CASE STUDY 3
Case Study 3 The C-Direct- Insurance Company
Developed by Peter Race, Henley Management College
Call centres have fast become one of the most important channels for organizations and their customers to interact. There are around 4,000 call centres in the UK today,employing over 400,000 people. The direct sell insurance industry is increasingly using call centres to access and service its market. The C-Direct -Insurance Company has its call centre in Newcastle, England. The company itself is just 6 years old and specialises in selling automobile insurance policies direct to customers.
Advertising and promotion initiatives attract customers’ interest and generate enquiries to the CD Call Centre. These lead to the provision of quotations for personal car insurance. In order to provide the quotation, CD operators need to collect the customer’s personal and vehicle related data (in total 17 items) and input them to the computer. The process is as follows:
Customers call the CDCall Centre (the focus of this case) by a freephone telephone number and submit the required information. This is entered directly into a computer terminal during the call, their questions answered, and quotation provided within 12 minutes. Customers can pay by credit card and receive immediate insurance cover. Customers receive their personal insurance offer confirmed in writing by mail, about 23 days after initial contact.
Mr Small, the Operations Manager, is responsible for all operations in the Call Centre. The Call Centre employs 105 people in three shifts over a core day between the hours of 0800 and 2000. The resources for the Call Centre are:
· its facilities – for example the buildings and the staff’s workspace/workstations · the equipment – for example, computers/systems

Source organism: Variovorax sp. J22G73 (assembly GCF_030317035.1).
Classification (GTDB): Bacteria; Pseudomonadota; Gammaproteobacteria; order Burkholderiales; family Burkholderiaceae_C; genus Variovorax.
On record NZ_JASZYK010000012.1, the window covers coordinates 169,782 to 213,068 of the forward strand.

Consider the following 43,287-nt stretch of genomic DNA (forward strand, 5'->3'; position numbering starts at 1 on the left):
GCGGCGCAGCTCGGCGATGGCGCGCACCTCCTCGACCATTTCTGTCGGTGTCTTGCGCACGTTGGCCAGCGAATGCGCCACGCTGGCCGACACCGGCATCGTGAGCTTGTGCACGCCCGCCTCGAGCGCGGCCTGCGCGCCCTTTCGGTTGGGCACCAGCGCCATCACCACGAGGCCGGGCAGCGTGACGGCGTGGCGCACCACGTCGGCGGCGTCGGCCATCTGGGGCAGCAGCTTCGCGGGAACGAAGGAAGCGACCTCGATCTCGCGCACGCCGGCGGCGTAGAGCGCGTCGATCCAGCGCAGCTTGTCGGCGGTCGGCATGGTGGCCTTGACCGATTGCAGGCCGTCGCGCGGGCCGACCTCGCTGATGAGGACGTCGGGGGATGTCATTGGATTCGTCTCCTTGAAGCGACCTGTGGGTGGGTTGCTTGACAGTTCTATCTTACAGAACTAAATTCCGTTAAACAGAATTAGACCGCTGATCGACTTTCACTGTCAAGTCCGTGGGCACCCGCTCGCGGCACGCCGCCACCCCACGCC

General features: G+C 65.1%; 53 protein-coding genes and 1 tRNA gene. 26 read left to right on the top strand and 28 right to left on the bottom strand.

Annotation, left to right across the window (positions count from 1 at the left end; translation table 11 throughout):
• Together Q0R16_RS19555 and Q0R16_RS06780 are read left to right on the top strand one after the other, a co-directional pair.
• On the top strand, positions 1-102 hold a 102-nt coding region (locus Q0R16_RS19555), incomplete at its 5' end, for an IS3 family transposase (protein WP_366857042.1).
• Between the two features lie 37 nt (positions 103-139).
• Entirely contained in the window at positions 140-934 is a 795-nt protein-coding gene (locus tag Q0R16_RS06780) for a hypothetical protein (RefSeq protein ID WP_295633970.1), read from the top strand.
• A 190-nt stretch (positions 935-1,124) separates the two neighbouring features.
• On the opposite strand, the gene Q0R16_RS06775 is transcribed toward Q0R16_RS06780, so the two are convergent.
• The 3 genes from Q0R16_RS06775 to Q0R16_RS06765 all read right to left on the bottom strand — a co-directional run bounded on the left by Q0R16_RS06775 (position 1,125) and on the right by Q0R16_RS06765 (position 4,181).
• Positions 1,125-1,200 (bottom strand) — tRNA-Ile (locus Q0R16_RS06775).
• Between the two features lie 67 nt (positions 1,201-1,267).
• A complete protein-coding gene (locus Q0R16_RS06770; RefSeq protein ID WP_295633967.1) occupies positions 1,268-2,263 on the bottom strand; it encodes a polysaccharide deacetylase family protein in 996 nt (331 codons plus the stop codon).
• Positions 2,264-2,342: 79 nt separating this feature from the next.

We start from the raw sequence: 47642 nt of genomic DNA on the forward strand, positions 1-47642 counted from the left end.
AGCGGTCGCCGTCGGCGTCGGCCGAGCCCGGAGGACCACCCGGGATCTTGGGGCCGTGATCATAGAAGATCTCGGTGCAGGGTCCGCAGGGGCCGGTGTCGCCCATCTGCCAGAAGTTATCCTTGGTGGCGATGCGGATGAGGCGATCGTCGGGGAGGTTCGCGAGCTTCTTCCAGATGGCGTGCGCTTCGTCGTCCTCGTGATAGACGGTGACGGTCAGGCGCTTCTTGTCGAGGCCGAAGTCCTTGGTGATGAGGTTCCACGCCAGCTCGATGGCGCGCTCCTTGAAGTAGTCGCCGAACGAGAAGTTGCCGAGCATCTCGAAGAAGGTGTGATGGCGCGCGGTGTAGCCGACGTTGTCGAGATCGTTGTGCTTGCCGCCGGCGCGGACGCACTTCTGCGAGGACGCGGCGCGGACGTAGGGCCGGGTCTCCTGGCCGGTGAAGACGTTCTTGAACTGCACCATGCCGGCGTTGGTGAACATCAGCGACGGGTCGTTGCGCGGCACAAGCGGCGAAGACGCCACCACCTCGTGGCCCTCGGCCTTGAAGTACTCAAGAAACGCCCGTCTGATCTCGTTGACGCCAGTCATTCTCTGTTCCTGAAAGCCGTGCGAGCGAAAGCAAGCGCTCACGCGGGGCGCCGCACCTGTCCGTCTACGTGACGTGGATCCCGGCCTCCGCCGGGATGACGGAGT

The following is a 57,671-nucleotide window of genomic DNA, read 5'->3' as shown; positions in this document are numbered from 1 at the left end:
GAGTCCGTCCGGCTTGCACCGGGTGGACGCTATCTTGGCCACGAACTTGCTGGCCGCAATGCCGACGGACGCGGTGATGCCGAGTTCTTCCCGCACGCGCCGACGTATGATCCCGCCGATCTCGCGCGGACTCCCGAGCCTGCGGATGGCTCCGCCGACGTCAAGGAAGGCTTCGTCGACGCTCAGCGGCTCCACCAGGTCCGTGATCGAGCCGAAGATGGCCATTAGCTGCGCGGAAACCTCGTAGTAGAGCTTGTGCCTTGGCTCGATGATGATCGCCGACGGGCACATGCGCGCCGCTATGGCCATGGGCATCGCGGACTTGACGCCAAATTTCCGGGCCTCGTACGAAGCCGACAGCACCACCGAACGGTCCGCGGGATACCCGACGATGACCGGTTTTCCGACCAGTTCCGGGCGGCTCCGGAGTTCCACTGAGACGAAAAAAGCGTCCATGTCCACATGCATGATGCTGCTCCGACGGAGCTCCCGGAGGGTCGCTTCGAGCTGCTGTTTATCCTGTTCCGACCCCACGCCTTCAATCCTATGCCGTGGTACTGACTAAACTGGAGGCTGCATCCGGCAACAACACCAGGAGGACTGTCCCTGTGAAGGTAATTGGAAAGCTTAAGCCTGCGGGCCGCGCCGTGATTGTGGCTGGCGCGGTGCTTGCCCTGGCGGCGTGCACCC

· the People who use them.
Car insurance is compulsory in the UK, so customers are price sensitive and tend to shop around to compare the company’s offer with those of competitors. Only about 17% of CD’s offers are converted into policies. The operations management strategies of scheduling, capacity and quality management were reactive rather than proactive; for example, poor forecasting of demand resulted in excess manpower being under utilised. Staffs were inflexible and showed little sympathy or understanding to frustrated and angry customers. The interfaces with support functions such as Marketing or Information Systems Department tended to be confrontational rather than supportive. Fortunately, in the early days, competition was not very tough and Mr Small had no special performance targets or formal control mechanisms – he was literally his own boss.
The policy change
After five years of high growth, over the last twelve months sales have only grown by 3% and the company is beginning to struggle with diminishing profits. The main reasons for the slowdown have been identified:
· New Entrants: 15 companies in the last 2 years, producing a wave of ‘direct insurance startups’. These companies have targeted the same customer segment as CD, the market for which has remained stagnant. · Customers are more price sensitive and new entrants offer extremely low prices. · Substitute Products are unchanged – customers still require car insurance.
The new situation has forced management to review business policy options to provide a competitive advantage. Research has shown that for direct selling insurance products, the key market drivers are to: · Offer a wider range of insurance products, so minimising the need for customers to deal with many suppliers.
· Offer low prices
· Provide excellent service.
A recent internal report showed that the CD Call Centre still had potential to improve service levels and cost efficiency. The decision was therefore taken to extend the product range and improve service by addressing:
CD will respond to customer’s demand...